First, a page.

It's all pretty silly, but when the name of the game is perceived differentiation, there are no other options. Every vendor needs to re-educate the market as to why its product is great and everyone else's isn't, but that doesn't mean practitioners need to accept what they say. Practitioners should educate themselves about what a vendor really means. To facilitate this process, I'm proud to present my own guide to vendorbabble, or how I learned to stop worrying and love marketecture.
Freeze the market
Vendors often roll out big-time marketing initiatives when their products are no longer competitive in the feature/function wars. They're drawing attention to whatever shiny object they've just announced and not focusing on the fact that they're falling behind. They call this selling a "vision."
A great case in point is Cisco Systems Inc.'s TrustSec. Cisco was the first to really talk about network access control (NAC), though it was talking mostly about "admission control," or the concept of host-integrity checking. Two years later, the market has largely moved beyond that limited use case, though Cisco's product hasn't.
So what does Cisco do? Announce a new, cool initiative called TrustSec, which involves embedding a lot of this intelligence directly into the switches, providing a secure network fabric. The announcement represents little more than minor details that will appear in its product line during the next few years -- maybe. Regardless, it's a great way to stay relevant while the product capabilities catch up.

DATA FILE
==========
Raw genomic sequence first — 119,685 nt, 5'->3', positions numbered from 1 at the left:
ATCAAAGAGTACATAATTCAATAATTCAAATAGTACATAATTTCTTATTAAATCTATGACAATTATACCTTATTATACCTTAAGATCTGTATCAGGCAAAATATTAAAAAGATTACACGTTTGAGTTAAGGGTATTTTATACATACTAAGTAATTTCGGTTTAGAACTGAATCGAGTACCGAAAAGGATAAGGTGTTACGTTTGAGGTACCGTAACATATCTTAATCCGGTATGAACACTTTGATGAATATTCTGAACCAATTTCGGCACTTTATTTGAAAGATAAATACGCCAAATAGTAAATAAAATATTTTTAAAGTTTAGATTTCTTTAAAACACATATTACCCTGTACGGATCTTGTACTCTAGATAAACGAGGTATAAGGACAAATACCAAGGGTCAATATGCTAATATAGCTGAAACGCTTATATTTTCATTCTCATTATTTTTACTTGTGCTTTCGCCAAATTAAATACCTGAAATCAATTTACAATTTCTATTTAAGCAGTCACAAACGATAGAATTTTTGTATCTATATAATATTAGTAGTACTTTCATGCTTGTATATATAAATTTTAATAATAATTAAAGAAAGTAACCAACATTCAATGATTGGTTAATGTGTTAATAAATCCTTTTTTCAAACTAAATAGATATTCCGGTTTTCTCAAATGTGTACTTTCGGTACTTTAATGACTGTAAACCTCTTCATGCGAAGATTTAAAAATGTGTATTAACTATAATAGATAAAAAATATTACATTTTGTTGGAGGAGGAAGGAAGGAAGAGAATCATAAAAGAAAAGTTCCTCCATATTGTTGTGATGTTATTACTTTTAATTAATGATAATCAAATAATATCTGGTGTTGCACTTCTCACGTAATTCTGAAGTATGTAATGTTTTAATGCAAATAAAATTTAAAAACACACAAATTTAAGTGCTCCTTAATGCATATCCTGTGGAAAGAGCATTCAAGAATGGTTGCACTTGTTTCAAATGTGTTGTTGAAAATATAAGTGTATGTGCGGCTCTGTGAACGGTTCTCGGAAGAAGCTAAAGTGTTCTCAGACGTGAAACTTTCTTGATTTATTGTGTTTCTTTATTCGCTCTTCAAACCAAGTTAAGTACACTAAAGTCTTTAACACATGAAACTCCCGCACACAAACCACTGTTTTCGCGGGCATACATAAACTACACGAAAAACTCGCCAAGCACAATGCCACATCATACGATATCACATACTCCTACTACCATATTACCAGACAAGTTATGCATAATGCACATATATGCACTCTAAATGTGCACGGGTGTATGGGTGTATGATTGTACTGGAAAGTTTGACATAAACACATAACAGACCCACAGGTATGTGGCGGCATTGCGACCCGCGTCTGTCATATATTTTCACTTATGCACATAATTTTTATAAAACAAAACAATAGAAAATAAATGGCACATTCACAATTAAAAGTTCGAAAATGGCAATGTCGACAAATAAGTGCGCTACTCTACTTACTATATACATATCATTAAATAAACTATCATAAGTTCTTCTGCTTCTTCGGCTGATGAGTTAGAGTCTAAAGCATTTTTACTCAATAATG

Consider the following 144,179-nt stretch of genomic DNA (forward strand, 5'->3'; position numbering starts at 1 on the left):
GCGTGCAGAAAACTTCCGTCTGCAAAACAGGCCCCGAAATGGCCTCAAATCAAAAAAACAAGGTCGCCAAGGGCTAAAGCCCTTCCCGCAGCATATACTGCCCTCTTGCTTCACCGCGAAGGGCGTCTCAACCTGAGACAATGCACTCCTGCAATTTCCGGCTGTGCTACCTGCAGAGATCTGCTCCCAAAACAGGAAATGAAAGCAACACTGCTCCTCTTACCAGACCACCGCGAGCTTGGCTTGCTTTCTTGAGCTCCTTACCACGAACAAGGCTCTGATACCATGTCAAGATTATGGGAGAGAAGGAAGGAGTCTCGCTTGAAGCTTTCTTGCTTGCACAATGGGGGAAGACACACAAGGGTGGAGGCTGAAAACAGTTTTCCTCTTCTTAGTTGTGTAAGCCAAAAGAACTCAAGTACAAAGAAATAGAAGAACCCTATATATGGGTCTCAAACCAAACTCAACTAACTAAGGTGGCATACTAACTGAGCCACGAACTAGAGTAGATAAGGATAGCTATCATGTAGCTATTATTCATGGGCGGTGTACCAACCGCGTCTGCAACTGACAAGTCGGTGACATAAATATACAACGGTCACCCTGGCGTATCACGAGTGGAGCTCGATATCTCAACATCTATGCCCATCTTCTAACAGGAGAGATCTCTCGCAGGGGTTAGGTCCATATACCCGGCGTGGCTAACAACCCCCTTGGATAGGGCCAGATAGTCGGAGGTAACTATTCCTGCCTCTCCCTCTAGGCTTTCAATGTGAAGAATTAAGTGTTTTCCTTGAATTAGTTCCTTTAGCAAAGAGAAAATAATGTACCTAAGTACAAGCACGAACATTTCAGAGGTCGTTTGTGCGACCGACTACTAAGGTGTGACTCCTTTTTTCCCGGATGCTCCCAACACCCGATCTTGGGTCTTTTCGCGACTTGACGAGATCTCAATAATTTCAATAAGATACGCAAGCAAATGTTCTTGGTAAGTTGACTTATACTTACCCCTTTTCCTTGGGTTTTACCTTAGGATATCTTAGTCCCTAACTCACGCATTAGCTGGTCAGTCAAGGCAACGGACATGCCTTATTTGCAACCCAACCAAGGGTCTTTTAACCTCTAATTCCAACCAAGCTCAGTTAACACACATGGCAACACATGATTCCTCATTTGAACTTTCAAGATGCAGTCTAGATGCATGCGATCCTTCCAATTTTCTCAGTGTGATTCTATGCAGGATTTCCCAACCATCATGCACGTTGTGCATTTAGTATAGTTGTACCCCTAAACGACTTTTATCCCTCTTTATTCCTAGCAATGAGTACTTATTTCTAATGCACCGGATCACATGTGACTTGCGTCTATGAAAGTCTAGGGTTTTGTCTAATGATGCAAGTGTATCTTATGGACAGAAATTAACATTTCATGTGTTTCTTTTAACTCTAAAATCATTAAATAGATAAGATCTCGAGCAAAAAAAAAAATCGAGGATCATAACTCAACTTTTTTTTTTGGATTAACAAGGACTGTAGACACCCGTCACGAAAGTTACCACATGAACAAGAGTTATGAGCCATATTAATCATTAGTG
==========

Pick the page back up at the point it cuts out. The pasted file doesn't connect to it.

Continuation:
Being 2.0 in a 1.0 world
Another way vendors try to gain a leg up on their rivals is by painting competitors in a geriatric light. In other words, tell customers that other vendors are old and not ready to meet tomorrow's challenges. Of course, who knows what tomorrow's challenges will be?
This is what Symantec Corp. did with its Security 2.0 announcement in 2006. After the train wreck that was Symantec's acquisition of Veritas Software Corp., Big Yellow lacked a compelling strategy for the security side of its business, so it jumped on the 2.0 bandwagon and called its new strategy -- wait for it -- Security 2.0. Of course, that meant everyone else was Security 1.0. Brilliant! It would be even better if there were any truth to it.
The standards deception
One of the great uses of vendor doubletalk concerns standards. The idea is to come up with an interesting technology (or even a not-so-interesting technology) and get a bunch of technology partners to buy in, making it the de facto standard, then lobby a group like the Internet Engineering Task Force (IETF) to make it a formal standard. By the time any standard gets ratified, the ADD-ridden buying public is well past the original technology, but the vendor that controls the technology has been running to the bank selling a standard technology that isn't a standard.